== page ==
The analysis shows that the analysed -ing clauses have different distribution across the two genres of legal English. However, the two genres converge in making use of a high number of -ing forms which make them more economical and condensed by being able to convey a number of syntactic functions in a sentence. The presented analysis thus proves that the fundamental distinction between operative genres (legislation) and genres that can be characterized as expository and persuasive (Appellate Judgments) in terms of their communicative functions which can be corroborated by their syntactic characteristics exemplified by the employment of -ing clauses frequently used in certain fixed patterns in a genre-specific function.
The findings summarized above suggest a considerable degree of genre specificity in terms of how the analysed categories of -ing clauses are distributed and used across the analysed genres of legal English.
Articulo recibido: 01/01/2015
Articulo aceptado: 14/04/2015
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Figure 1. Syntactic Functions of Present Participial Clauses in the Corpora of Acts of Parliament (L) and Appellate Judgments (J). The graph demonstrates a higher incidence of present participial clauses functioning as postmodifiers in the corpus of L relative to the corpus of J and a higher incidence of present participial clauses with adverbial functions in the corpus of J relative to the corpus of L. Postm Prepositional Prepositional Adv Subject Object Complement Complement L 235 12 0 15 J 126 6 5 76 Figure 2. Syntactic functions of gerundial clauses in the corpora of Acts of Parliament (L) and Appellate Judgments (J). The data in graph 2 prove that in the corpus of L, the syntactic functions of adverbial and subject are conveyed by gerundial clauses more frequently than in the corpus of J. The corpus of J, on the other hand, contains higher incidence of gerundial clauses syntactically operating as direct object, prepositional object, and postmodifier. Subject Subject Direct Prep. Postm. (extrap.) Object Object L 4 u 9 43 69 J 3 1 2u 77 89 Adj. Appositio Adverbial Compl. n L 3 1 134 J 11 5 110
PAVOL JOZEF eAFARIK UNIVERSITY
--L1--Legislation 1 : Postal Services Act 2011 (http://www.legislation.gov.uk/ukpga/2011/12/pdfs/ukpga 20110012 en.pdf).
--L2--Legislation 2: Wildlife and Natural Environment Act (Northern Ireland) 2011 (http://www.legislation.gov.uk/ukpga/2011/5/pdfs/ukpga 20110005 en.pdf).
--L3--Legislation 3 : European Union Act 2011 (http://www.legislation.gov.uk/nia/2011/15/pdfs/nia 20110015 en.pdf).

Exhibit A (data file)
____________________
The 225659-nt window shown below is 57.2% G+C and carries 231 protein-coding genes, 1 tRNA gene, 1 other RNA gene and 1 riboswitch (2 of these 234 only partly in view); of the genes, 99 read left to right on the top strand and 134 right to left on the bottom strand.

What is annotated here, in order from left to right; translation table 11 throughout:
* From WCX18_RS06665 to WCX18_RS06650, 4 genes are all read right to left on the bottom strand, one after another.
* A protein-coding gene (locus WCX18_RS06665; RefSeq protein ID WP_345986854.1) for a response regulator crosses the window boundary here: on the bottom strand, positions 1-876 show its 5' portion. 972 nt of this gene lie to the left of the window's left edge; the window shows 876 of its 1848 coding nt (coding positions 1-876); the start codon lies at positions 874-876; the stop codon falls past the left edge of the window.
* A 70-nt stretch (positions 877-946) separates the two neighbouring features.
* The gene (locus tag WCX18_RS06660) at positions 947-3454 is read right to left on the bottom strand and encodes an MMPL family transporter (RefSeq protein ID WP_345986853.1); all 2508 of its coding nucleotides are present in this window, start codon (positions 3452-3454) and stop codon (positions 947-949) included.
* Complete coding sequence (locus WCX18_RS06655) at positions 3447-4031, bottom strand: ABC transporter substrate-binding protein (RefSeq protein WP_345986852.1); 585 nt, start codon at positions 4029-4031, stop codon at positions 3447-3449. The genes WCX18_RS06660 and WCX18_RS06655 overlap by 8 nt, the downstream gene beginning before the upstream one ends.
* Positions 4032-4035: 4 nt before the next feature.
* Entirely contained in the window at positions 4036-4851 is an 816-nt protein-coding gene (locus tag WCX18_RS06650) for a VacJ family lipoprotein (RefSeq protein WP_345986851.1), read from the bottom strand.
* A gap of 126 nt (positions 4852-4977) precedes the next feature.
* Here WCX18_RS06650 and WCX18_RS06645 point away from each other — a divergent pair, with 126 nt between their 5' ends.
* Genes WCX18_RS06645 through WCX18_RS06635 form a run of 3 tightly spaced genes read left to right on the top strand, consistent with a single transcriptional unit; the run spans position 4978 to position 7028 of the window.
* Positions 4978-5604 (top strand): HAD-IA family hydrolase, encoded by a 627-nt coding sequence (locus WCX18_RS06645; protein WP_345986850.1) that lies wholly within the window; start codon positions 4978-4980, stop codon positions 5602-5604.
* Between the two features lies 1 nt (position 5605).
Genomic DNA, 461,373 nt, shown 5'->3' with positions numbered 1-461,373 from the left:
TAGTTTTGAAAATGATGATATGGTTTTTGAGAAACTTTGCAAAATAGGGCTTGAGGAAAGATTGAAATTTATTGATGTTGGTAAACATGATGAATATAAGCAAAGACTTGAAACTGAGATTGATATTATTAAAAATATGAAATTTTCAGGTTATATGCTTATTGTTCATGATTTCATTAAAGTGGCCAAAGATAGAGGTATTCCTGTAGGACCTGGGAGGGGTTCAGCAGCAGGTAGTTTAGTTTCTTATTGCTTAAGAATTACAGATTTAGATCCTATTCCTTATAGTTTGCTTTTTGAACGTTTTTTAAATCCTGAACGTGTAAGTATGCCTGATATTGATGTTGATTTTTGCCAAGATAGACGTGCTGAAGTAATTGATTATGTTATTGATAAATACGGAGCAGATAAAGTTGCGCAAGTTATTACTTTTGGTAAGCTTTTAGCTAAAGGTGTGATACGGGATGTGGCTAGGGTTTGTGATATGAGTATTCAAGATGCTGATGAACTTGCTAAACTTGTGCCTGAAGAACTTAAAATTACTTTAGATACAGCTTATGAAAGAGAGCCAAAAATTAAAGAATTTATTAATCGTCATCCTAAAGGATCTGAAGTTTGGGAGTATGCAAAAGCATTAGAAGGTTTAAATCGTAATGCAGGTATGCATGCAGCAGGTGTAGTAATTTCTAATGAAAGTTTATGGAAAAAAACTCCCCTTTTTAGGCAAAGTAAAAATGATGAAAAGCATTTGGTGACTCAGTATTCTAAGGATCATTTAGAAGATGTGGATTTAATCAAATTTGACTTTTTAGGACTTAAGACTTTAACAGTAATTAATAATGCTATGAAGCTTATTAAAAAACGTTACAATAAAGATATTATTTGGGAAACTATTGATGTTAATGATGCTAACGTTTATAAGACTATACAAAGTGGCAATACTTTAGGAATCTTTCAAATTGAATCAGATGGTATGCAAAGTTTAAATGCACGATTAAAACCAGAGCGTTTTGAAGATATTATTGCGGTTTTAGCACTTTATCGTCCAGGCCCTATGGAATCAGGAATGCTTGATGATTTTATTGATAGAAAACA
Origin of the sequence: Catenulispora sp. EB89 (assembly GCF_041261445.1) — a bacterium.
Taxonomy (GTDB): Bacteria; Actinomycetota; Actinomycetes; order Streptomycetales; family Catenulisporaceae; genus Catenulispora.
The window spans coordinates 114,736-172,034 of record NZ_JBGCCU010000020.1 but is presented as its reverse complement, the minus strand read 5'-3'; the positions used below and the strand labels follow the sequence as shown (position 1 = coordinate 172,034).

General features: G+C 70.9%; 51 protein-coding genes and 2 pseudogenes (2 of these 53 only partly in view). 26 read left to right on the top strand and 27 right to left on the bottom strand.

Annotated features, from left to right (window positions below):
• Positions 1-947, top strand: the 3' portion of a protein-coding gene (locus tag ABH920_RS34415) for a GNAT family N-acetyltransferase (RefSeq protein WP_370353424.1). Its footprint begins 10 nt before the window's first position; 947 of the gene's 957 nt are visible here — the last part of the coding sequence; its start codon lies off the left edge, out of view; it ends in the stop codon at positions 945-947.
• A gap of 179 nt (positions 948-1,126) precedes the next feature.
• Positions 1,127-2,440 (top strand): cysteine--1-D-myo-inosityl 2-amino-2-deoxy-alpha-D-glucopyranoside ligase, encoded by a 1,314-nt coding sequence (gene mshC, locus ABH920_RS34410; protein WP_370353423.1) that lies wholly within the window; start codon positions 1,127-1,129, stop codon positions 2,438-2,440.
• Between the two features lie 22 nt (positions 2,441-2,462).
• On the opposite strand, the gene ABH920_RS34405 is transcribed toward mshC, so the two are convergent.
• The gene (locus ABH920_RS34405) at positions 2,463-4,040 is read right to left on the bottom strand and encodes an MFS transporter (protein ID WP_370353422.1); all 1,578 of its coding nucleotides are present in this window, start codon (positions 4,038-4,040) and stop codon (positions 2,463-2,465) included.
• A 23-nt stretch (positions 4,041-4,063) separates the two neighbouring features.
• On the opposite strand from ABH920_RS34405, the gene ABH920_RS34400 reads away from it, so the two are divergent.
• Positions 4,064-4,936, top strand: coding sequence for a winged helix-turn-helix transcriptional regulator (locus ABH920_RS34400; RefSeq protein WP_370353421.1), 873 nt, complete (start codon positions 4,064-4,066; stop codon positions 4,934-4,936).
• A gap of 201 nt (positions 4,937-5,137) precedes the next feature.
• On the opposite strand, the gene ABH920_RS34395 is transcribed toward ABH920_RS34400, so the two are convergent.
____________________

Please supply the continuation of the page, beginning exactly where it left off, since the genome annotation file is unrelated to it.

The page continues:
--J1--Appellate Judgment 1 : R (on the application of G) (FC) (Appellant) v London Borough of Southwark (Respondents) (http://www.publications.parliament.uk/pa/ld200809/ldiudgmt/id090520/appg.pdf).
--J2--Appellate Judgment 2: Austin (FC) (Appellant) & another v Commissioner of Police of the Metropolis (Respondent)
--J3--Appellate Judgment 3: R v. Abdroikof (Appellant) and another (On Appeal from the Court of Appeal (Criminal Division))(
--J4--Appellate Judgment 4: Golden Strait Corporation (Appellants) v. Nippon Yusen Kubishka Kaisha (Respondents) (http://www.publications.parliament.uk/pa/ld200607/ldiudgmt/id070328/golden.pdf).
(2) The submitted study presents partial results of a more extensive research into syntactic characteristics of legal English aimed at formal and functional properties of syntactic structures headed by non-finite verb forms (present participles, past participles, gerunds and infinitives).
(3) The present analysis uses the term genre as defined by Swales, i.e. as "a set of communicative events characterized by a common communicative purpose and parent discourse community as well as shared structure, content, style and intended audience" (Swales 1990: 58). Following Biber (1995), the term register is used as referring to situational variation, i.e. a general kind of language associated with a domain of use.
(4) The term nominalization, as used in this study, refers to the process of conveying a verb-related meaning by a noun phrase with an underlying clausal structure, as well as to the constructions resulting from this process.
(5) The term complex condensation is used by many linguists working within the tradition of Prague School of Linguistics and refers to "the introduction into a sentence of a nominal element or phrase (condenser for short) enabling the said sentence to do without a hypotactically or paratactically arranged clause the use of which would otherwise be indispensable" (Hladky 1961: 113).
(6) The emphasis on studying morphological and syntactic features in relation to the functions that they fulfill in language as well as the emphasis on investigating the variation of linguistic features across different textual genres has been among the main tenets of the Prague School of Linguistics.